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Merging into Danish society

Merging into Danish society

Nataliya moved to Denmark to study at AAU. After graduating, she prioritized learning Danish; as Nataliya says herself, even though most Danes speak English, to understand and speak Danish yourself provides you with the ability to understand the Danish culture on a deeper level. An ability that may prove to be useful.

What happened after your master thesis?

“That was a bit of a stressful time. I had to leave the dorm a month after I defended my thesis, and I knew that it was going to be difficult to find an apartment in Copenhagen. Luckily, I managed to find a room in Vanløse.

Afterwards, I was thrown into the swirling process of A-kasse meetings, job centres, and continuing with my Danish classes. It was a bit of a lonely period: all of a sudden, I went from meeting different people every day at AAU to spending much more time alone. Six months after graduating, I found the job that I have today.”

 

How did you find that job?

“I found it via LinkedIn. My advisor at the job centre told me that he was sure that I would find a job eventually. Due to my educational background as an engineer and the fact that engineers typically find a job fast, I just had to step it up with my Danish and my opportunities would be good according to him.

Additionally, my advisor signed me up for this ‘job café’. The purpose was to meet at the job centre every Monday and apply for jobs intensively for three hours. He told me that the job café was voluntary but that I really had to come. Yet, many people at the job café seemed demotivated: they spend most of the time watching YouTube videos. I thought to myself that I would try to be efficient when I was there – after all, it was only three hours one day a week.

One day, I saw an job ad for the firm I work in today. I could see that I did not completely match what they were looking for but my advisor at the job centre urged me to apply for the position anyway – even though I did not match 100%. I sent my CV and application letter, and two days afterwards an HR person at the company called me to ask if I would like to come by for an interview in about a month. She did not say anything about whether I matched the criteria or not; she just asked about an interview with two of the managers at the firm.

The day of the interview arrived and I had no idea what to expect. Even though my CV and application impressed the two managers they quickly told me that they could not hire me for the position that I had applied for, but because of my experience and educational background, they told me that they would try to find something for me in the company.

In the end, they hired me on ‘løntilskud’, which is an agreement where the ‘kommune’ helps financing the salary of the employee for a period. I had no concrete project to work on; I just had to be where help was needed.

That is how I developed into some sort of a ‘helping hand’ in the company – today, I continue to work in other departments than my own in the company.

At AAU, I got used to a high degree of diversity concerning the work tasks. I am happy that this diversity is also present in my work life today.”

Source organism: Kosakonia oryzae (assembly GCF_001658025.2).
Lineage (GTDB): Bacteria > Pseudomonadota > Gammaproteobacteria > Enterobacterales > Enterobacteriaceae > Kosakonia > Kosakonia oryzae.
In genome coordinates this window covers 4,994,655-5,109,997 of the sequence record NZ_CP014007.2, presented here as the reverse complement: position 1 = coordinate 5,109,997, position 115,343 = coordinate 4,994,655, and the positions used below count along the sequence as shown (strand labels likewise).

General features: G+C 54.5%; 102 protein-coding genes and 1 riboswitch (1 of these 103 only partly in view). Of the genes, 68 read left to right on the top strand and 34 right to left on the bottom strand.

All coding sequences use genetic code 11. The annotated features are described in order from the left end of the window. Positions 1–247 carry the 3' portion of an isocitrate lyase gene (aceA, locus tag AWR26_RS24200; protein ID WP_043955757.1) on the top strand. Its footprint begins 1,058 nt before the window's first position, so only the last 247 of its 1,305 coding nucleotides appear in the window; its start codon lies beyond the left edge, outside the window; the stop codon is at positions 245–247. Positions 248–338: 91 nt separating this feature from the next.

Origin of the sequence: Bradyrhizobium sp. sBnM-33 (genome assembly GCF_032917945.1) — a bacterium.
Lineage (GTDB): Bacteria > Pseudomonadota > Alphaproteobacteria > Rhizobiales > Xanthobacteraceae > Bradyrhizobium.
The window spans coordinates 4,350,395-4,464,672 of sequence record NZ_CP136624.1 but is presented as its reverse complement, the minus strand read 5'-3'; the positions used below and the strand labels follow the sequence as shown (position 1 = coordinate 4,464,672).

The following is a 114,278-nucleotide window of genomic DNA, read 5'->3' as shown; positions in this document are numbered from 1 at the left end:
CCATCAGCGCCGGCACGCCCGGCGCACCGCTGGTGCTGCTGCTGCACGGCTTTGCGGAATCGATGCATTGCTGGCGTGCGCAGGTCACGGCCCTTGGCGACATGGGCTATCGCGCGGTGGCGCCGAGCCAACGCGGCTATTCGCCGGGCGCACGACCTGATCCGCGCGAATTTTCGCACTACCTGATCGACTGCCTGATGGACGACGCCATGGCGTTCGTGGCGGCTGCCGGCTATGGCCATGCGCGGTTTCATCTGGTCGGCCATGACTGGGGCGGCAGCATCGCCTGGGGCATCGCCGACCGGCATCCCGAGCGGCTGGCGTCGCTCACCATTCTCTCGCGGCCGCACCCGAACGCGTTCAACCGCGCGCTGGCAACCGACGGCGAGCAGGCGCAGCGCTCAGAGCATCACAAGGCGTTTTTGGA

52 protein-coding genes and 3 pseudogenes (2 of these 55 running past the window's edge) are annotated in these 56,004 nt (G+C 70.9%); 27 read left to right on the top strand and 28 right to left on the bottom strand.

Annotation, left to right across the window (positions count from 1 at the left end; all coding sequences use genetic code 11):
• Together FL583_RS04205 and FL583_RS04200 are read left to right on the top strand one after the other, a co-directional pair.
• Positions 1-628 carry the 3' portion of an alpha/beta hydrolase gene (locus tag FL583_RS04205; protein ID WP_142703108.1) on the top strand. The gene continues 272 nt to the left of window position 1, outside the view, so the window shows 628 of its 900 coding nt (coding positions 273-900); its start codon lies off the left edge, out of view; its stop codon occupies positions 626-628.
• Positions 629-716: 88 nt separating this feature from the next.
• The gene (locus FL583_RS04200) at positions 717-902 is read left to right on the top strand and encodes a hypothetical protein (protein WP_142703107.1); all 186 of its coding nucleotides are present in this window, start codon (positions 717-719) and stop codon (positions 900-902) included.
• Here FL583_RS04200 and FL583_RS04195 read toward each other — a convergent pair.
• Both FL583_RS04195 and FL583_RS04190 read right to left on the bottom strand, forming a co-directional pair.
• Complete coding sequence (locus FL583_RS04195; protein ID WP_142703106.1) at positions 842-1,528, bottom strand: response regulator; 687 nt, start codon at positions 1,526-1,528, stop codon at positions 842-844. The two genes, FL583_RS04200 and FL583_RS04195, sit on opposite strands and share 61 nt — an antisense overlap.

Do you have any advice for international students at AAU concerning finding a job?

“First, I think that you must decide on what general direction you want to take in your life; for example, whether you want to work in Denmark specifically or stay on a broader international level.

If you decide on staying in Denmark for at least a year or two and you want to develop your career and life in Denmark, then I would strongly recommend that you learn Danish as fast as possible. Even though Danes are nice and the majority speak English, being able to speak Danish will help you a lot with understanding how Denmark as a society functions.

If you choose the international path, learning Danish may still be a very good idea but it does not seem to be a necessity in the same way.

I learned Danish pretty quickly myself because people in the company just started to speak to me in Danish – nobody addressed me in English. In the beginning, I felt unsure but soon I started to relax more. In general, I think that Danes appreciate that you try to learn their language – no matter how many mistakes you make.”

 

Based on your education from AAU, did you feel sufficiently prepared for your new work life?       

“I definitely had to catch up on some technical aspects of my new position – and the company was patient with that.

However, I felt well prepared for working in both small and big groups. Through the four semesters at AAU, I had developed great experience with working with different people. By working in big groups, I had a clear idea of how different people work together to make things function. You need to have some rules when you work in groups.

The experiences I had with working in groups at the university translated directly into my job today. Additionally, the way our teachers often pushed us into the sea, so that we had to learn to swim ourselves, resemblances real working life a lot: you often have to figure out solutions yourself in your work life. You have to learn to make important and difficult decisions yourself.”

 

About Nataliya Deneva

Nationality: Bulgarian 

Education: Master in Sustainable Cities at AAU CPH

Year of graduation: 2014 

Job: Surveyor at LE34

 

Journalist: Victor Lange // viln@adm.aau.dk

‘The good story’ is a series of interviews where graduates from AAU CPH share their their experiences with the transition phase from studying at AAU to working full-time and their advice for current AAU students. You can read the full interview with Nataliya, and other AAU-graduates, here.

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